I find this whole analogy interesting. Even though we sometimes look at “our roots” as our ancestors, or in this case a set of principles and beliefs – it is easy to feel somewhat distanced from the roots. The roots are underground, unseen. Yet, the roots must be tended or else the life of the entire plant could be jeopardized.
Not only do we have roots, we also have branches. So, what is significant about a branch? Well, leaves…and fruit. President Nelson stated:
“Just as our roots determine to a significant degree who we are, our branches are also an important extension of our identity.” – Russell M. Nelson
What comprises our “branches?” The first, most obvious thing that may be considered a fruit on our branch would be our children. But, not everyone has children. And those who do have children aren’t only their children (does that make sense?)
The fruit we bear is any way that we may multiply and replenish the earth. Multiplying and replenishing is more than simply having kids. We replenish the earth through seeking and cultivating our talents, serving others, through our professions, and more. So – what does this look like? Being an artist, a scientist, baking bread, growing tomatoes, babysitting children, running a 5K, writing a poem, hugging a grieving friend, etc. etc. etc. I can’t even list the many ways we can, personally, make good fruit that will adorn our branches.
Just as we have “religious roots” we have “religious branches.” The fruit that we bear in this way will be related to and reflect what we consume through our roots. If we are focusing on learning and living the principles of the gospel, then the fruit we bear will be sweet. If we are focused on the cares of the world, then – who knows what kind of fruit we will bear. If we are allow ourselves to be rooted in pridefulness and sin, then there is no doubt about it – we will bear bitter fruit.
President Nelson’s Testimony
President Nelson closed his talk with his testimony. I liked it and will include it here:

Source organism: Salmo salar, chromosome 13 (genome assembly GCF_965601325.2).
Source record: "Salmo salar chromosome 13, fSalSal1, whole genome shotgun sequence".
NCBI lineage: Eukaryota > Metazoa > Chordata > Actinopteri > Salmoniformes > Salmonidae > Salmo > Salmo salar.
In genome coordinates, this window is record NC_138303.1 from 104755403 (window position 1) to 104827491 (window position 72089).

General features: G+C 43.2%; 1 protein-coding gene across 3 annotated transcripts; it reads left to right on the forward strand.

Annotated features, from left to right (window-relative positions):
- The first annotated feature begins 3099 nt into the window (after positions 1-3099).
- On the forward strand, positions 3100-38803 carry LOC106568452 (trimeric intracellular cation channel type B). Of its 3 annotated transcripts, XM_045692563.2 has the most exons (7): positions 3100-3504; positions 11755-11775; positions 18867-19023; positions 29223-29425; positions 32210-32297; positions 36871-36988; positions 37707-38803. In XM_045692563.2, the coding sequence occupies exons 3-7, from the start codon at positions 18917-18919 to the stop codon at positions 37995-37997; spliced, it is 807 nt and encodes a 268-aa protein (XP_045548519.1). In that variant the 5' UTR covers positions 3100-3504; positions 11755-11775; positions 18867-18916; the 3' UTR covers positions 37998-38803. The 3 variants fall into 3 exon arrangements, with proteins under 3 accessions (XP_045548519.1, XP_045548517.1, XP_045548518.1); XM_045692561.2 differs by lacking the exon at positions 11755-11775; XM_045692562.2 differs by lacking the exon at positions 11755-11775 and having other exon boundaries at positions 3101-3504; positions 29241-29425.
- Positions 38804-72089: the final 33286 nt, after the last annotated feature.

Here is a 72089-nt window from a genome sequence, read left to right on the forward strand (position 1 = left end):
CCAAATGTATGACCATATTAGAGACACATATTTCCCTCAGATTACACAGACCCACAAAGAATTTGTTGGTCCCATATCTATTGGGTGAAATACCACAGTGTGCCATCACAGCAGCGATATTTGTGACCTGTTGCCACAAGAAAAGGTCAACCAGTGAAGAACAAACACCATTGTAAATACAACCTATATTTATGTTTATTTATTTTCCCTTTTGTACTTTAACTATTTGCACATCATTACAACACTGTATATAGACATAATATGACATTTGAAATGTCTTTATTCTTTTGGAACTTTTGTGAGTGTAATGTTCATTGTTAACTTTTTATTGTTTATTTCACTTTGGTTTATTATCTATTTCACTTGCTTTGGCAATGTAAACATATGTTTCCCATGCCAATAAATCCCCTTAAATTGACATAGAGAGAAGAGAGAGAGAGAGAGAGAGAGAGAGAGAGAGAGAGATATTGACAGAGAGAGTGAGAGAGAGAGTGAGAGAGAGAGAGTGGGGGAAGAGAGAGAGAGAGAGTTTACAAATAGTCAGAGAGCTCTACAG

“Personal identity is much more than a passport photograph. We also have roots and branches. Divinity is rooted in each of us. “We all are the work of [our Creator’s] hand.” We are eternal beings. In premortal realms, we brethren were foreordained for our priesthood responsibilities. Before the foundation of the world, women were prepared that they may bear children and glorify God.
We came to this mortal experience to acquire a body, to be tried and tested. We are to form families and be sealed in holy temples, with joy and loving relationships that endure eternally. To these everlasting truths, we are personally rooted.
Branches of our families and of the gospel bear fruit to enrich our lives. God’s work and His glory—“to bring to pass the immortality and eternal life of man”—can become ours. We can dwell with Him and with our families forever. Those blessings will be granted to the faithful in His own way and time.
God lives. Jesus is the Christ. Joseph Smith is the revelator and prophet of this last dispensation. The Book of Mormon is true. The Church of Jesus Christ of Latter-day Saints is the Lord’s kingdom established once again upon the earth…If rooted to these truths, the fruit of our branches will remain. I so testify in the name of Jesus Christ, amen.” – Russell M. Nelson
I’m so thankful for a prophet who understands who he is – root, trunk, and branch. I’m grateful that he has learned of his true identity and that this understanding has led him to increase his talents and testimony. I’m grateful that He leads and guides our church today.
After seeing the vision, Nephi goes to his father’s tent – where his brothers are arguing.
Nephi teaches his brothers what the symbols of the dream meant, and what Lehi’s prophecies meant.
Nephi and His Brethren
We just spent studying 1 Nephi 11, 12, 13, and 14. These chapters are all comprised of Nephi’s experience with learning the meaning of what Lehi meant by his dream and then his following prophecies.
After Nephi asked his brothers why they hadn’t prayed, he then proceeds to answer their questions. Here is a quick synopsis of what he taught them.
The House of Israel was compared to an olive tree.
In the latter days, the seed of Lehi will have dwindled down because of unbelief and sin. Many generations after Christ manifested himself to the people of earth, he would come to the Gentiles and then from the Gentiles to the remnants of Lehi, Nephi’s and Laman and Lemuel’s children and also to remnants of all the House of Israel.
The remnants of Lehi’s family will know that they are covenant people of the Lord in the latter days, and they will come to a knowledge of their Redeemer.
The people who are brought back into remembrance of their covenants will be like the branches of the olive tree – grafted back into the true olive tree.
None of this will happen until after the Savior is rejected by the House of Israel and then the Gentiles have scattered Israel.
Once Israel is restored, they won’t be confounded again.
Now, after telling his brothers this, they were pacified. I guess it made a little bit of sense to them. Then, they asked Nephi what his father’s dream meant. He explained:
The tree is a representation of the tree of life.
The iron rod is the word of God.
The river of filthy water was filthiness and there was an awful gulf separating the wicked and the righteous – this was a representation of hell.